Black And White (1999)


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Black And White (1999) Review

A very unique and brutal subculture exists in America these days. It's a strange juxtaposition of harsh street life and uber-materialistic greed tempered with a sense of justifiability from a code of unwritten ethics. The world is that of the gangsta rappers, the ghetto boys, and the thug-life advocators that dominate the world of hip-hop and rap music. Black and White, the latest film by James Toback, explores this subculture that grows stronger with every new generation it affects.

The hardest thing about an outsider trying to infiltrate a subculture and explain it to the masses is that the truth is often lost in the translation. Toback throws together a huge canvas of characters and actors in attempt to create a clear picture of why white kids are motivated to impersonate black rappers' lifestyles and why rich whit guys treat black rappers like Arnold and Willis from Diff'rent Strokes.

Everybody is in this film. Brooke Shields and Robert Downey Jr play documentarians trying to capture the essence behind the influence of the hip-hop movement on Generation Y kids. Ben Stiller is a cop trying to take down one of the hip-hop artists portrayed in the film by Power (of the rap group Wu-Tang Clan). A crop of newer faces - Jared Leto, Gaby Hoffman, Scott Caan, William Lee Scott - appear throughout in the film in various supporting roles. But the strangest casting for the film, I must admit, is Mike Tyson. The scary thing is that he pulls off a decent job. Which is a selling point of the movie: Overall, the film is filled with actors stretching their acting chops and trying to work against type and prove they're above their usual mediocre material.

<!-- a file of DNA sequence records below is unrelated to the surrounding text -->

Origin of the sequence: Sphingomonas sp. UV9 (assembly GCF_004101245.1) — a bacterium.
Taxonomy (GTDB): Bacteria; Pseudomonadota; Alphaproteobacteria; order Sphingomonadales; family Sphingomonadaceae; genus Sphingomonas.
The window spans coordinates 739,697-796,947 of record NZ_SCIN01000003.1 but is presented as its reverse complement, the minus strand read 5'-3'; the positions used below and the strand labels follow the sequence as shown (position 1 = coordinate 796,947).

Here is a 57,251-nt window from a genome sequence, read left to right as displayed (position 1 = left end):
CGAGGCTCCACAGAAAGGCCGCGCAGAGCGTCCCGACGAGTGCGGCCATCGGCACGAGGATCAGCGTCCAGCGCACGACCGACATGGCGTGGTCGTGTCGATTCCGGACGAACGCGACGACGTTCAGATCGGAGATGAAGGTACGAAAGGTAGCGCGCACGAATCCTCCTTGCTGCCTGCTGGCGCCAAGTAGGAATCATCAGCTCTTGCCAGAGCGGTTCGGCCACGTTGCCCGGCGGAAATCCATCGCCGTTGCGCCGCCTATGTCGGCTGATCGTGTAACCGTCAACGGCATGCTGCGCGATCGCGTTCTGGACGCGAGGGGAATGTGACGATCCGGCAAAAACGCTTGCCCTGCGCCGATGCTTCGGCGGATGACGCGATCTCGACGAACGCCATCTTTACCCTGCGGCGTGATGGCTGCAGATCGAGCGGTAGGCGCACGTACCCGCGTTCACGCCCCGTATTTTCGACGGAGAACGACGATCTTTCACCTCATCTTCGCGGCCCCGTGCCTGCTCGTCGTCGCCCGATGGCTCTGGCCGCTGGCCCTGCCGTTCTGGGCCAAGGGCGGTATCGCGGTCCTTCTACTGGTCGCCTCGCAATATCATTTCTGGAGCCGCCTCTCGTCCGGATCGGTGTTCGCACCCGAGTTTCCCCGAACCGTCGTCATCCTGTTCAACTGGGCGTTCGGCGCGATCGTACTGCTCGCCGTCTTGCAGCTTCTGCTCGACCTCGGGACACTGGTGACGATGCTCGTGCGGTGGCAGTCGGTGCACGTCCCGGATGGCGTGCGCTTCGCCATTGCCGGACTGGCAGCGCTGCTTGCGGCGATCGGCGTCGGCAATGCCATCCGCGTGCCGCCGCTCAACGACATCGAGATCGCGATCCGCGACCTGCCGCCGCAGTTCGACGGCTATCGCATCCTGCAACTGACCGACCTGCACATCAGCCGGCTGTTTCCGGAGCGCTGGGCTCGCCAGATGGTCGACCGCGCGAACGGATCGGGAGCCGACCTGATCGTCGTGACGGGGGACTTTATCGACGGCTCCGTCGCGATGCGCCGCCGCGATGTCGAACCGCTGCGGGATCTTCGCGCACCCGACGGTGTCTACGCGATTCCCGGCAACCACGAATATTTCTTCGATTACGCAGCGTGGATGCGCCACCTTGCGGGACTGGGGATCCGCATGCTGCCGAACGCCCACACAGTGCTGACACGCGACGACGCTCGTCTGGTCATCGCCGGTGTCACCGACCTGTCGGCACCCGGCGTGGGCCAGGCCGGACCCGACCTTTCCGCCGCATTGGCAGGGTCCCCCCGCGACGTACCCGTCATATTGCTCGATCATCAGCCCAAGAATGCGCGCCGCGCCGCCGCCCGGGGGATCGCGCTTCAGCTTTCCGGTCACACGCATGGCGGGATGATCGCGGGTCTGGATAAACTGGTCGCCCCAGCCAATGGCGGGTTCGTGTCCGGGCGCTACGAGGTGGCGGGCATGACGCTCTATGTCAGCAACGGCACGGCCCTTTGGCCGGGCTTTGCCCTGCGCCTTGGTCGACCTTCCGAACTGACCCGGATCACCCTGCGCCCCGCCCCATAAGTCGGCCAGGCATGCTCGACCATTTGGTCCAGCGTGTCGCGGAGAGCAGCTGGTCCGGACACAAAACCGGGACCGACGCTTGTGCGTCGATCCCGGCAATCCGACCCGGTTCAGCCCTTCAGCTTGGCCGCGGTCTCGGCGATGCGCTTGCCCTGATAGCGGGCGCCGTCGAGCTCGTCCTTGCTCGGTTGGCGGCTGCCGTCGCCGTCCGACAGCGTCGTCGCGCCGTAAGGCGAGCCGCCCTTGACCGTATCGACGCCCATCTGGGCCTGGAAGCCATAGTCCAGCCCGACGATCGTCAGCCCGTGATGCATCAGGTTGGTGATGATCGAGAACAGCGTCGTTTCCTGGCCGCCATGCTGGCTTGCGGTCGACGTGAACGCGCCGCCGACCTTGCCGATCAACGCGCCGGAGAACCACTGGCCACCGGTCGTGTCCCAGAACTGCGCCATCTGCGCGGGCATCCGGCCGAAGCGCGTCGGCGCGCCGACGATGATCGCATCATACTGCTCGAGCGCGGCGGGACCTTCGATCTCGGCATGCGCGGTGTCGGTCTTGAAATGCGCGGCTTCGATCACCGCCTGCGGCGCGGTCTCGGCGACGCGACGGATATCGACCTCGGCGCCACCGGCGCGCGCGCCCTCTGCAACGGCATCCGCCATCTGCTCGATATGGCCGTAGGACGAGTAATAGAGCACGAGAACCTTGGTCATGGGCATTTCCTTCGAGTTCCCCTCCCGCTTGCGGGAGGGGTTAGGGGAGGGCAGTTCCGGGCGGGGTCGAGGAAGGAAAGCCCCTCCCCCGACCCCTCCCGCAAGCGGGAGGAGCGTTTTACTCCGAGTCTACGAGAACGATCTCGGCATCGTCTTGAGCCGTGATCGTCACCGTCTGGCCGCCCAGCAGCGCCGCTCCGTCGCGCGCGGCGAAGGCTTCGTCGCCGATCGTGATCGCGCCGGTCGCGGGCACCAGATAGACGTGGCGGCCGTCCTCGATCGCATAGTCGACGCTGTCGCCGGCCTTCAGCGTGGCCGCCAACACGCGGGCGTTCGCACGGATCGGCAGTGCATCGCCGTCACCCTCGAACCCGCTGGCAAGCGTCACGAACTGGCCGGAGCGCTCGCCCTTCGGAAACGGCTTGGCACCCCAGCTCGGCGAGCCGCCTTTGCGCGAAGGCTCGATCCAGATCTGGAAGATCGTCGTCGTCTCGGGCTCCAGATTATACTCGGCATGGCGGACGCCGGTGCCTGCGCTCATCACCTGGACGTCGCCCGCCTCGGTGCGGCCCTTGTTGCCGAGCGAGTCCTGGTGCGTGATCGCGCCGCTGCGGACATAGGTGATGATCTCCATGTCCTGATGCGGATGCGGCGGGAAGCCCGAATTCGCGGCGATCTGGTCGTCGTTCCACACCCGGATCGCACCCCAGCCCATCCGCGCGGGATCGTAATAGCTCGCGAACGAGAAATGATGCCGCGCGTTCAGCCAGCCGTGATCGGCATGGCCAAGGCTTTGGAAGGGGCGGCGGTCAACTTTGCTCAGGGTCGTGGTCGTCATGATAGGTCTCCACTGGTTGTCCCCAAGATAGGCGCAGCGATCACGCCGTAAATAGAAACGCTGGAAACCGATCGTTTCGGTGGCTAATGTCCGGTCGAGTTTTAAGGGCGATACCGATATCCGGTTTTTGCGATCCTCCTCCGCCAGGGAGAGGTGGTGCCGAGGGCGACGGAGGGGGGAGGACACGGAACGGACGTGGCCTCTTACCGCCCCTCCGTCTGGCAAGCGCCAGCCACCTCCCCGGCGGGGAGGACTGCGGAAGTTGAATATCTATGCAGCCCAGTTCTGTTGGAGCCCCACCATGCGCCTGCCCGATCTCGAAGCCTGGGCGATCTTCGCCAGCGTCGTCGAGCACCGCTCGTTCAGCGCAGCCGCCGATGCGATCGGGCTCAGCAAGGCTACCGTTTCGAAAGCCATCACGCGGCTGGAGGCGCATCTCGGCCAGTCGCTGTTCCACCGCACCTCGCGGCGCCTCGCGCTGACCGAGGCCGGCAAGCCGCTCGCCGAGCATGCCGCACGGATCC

Toback directs the actors in the film to improv their way through a roughly written script and, in turn, try to make some sense of the strange plot twists. Some of the scenes work well, especially one where Robert Downey Jr hits on Mike Tyson, but some of the scenes have that "movie of the week" feeling. The main fault with the film is that it fails to make any real statement about its subject matter or explain much about the actions of the characters. Was Toback's intent to explore the hip-hop culture or simply to exploit it like the rich, white guys in the film? Then again, that's how he cast himself in the movie. And you know, I guess that's what he really is.

I said a-hip, hop...